Sometimes on a bit, I do not know if it is more prevalent on a driving bit, but sometimes the purchase part of the bit is too tight on a horse’s cheek.
I don't notice it as much or ever on my riding bits, but I usually ride in a simple snaffle and I also think the leather on a driving bridle is heavier/ thicker than a riding bridle, thus causing the problem.
If it looks as if your bit is too tight on your horses cheeks you can, not use it, sell it, or CAREFULLY bend it outwards in a vice. Not responsible if it breaks in the vice, I would never do this with an expensive bit. I do have one bit that works with one bridle but is too tight with another.
This Buxton bar bit is nice as it is built to be wider at the purchase than the shanks; the "bar" is shorter thus opening up the area between the purchases.
This Liverpool is the narrow bit, see how it goes straight up and it can hit the horse’s cheek. This bit needs bending in the vice. Be careful to bend the correct way to use the smooth mouth mouthpiece, because if you bend the purchase outward the bit will no longer be able to be reversed to the rough mouth, (good thing IMHO), because the purchases will be bent inward if you reverse the bit. I hope this makes sense.
I'll check that out. Thanks for the advice. It may be that she just doesn't like bits, I ride her bitless in a rope riding bridle.
I went to a driving event. Marathon and saw the carts and obstacles. The people were very nice to explain it all. They had a supplier there and I got a driving whip and a rack to hang my harness so it doesn't get all bent out of shape hanging on hooks and nails. MY goodness harness can get expensive. They had a beautiful one there but it was $1500 for a single horse harness!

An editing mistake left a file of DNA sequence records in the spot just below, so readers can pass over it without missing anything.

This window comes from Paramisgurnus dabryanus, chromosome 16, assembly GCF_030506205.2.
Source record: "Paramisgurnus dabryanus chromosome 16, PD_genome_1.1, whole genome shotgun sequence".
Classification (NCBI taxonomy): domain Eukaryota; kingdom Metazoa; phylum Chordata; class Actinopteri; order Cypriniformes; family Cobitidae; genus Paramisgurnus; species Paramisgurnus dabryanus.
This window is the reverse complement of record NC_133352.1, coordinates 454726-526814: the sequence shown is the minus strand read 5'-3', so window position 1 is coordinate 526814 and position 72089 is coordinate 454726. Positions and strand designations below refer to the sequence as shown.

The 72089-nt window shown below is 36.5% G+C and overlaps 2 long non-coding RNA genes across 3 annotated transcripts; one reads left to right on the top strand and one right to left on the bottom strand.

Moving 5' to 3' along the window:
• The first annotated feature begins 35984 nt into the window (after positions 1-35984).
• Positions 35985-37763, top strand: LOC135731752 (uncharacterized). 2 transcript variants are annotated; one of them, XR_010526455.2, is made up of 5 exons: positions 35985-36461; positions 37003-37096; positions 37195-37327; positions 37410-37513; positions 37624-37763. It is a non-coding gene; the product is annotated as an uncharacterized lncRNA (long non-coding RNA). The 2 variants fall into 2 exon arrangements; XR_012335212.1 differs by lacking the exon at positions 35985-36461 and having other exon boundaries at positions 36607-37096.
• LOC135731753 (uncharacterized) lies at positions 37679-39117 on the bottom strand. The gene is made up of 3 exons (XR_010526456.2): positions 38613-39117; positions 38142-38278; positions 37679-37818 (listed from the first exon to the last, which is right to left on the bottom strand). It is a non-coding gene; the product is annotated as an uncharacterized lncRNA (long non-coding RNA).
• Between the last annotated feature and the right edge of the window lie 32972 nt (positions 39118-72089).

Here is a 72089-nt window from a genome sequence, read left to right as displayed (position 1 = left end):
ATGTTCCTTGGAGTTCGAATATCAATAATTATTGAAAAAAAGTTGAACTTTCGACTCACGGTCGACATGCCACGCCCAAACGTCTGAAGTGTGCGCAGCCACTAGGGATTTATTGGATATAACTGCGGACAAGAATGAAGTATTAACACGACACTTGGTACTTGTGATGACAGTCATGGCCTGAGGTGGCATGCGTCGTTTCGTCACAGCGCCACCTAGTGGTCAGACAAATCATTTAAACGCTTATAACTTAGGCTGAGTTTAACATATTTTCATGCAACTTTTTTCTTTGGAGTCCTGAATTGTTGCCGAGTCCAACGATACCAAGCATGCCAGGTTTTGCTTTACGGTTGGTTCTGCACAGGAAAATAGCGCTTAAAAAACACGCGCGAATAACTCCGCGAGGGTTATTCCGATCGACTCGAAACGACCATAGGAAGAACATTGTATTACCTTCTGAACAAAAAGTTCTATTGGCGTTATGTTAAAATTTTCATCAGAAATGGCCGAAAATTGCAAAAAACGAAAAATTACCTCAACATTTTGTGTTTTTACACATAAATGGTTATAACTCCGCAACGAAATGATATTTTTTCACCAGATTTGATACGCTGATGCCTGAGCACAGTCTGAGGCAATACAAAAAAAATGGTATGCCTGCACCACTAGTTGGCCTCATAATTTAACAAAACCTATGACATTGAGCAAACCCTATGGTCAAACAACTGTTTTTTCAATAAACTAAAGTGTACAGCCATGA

I am so glad you got to go to an event. Did you go to the one in OK last weekend? Driving people are so nice, most want to help you be safe and to succeed in your driving endeavors. Congratulations on a new driving whip too. Did you stay for the marathon?
I know some of that stuff is outrageously expensive, my first harness was a used, made in India one, $100. Then I bought one at an auction, $225, and then I bought one from the local Amish man, $400. In 1992 I bought a used Smucker's deluxe harness for $500, then I saved and saved, in 2008 my mom gave me a new Smucker's Super Deluxe bridle for X mas, $400, I bought the rest of the harness in 2009 in the deluxe style, new $900. Mom wanted to spurge on the bridle, because that is what most people see first and remember most, Smart!
I think Smucker's Harness is the best buy for the money. It does not mean I wouldn't get a Freedman's or a Hunt's or a Bowmann's harness if I won the lottery.
Like everything it takes time to move up in equipment. All my harnesses are sold or worn out except both of the Smucker's , the one I bought used is now my everyday harness.
Yes I went to the one in OK. I really only got to see the Marathon as the other events were on other days. Everything from tiny minis to charging Fresians went through the obstacles. I chatted with the bystanders and found out about the levels. I will definitely come to another event. I got lots of great advice to especially from the harness lady.
Thanks, Taffy! This post is timely, as I am starting to look for a bit specifically for driving our Link. Right now, I think I'm going to try a simple two slot Liverpool Mullen mouth. He drives well in a full cheek snaffle, but I would like something a little bit more appropriate to driving. Our used tack store has some fantastic Buxton bits, but they seem a little too big of a step up from the full cheek.
I agree with you. Your guy looks like he doesn't need a great big heavy buxton.
I think I mullen mouth liverpool would be good for your draft, maybe even get a liverpool with 2 rein slots in stead of three, either one would be fine for pleasure driving around the farm or going in local driving classes.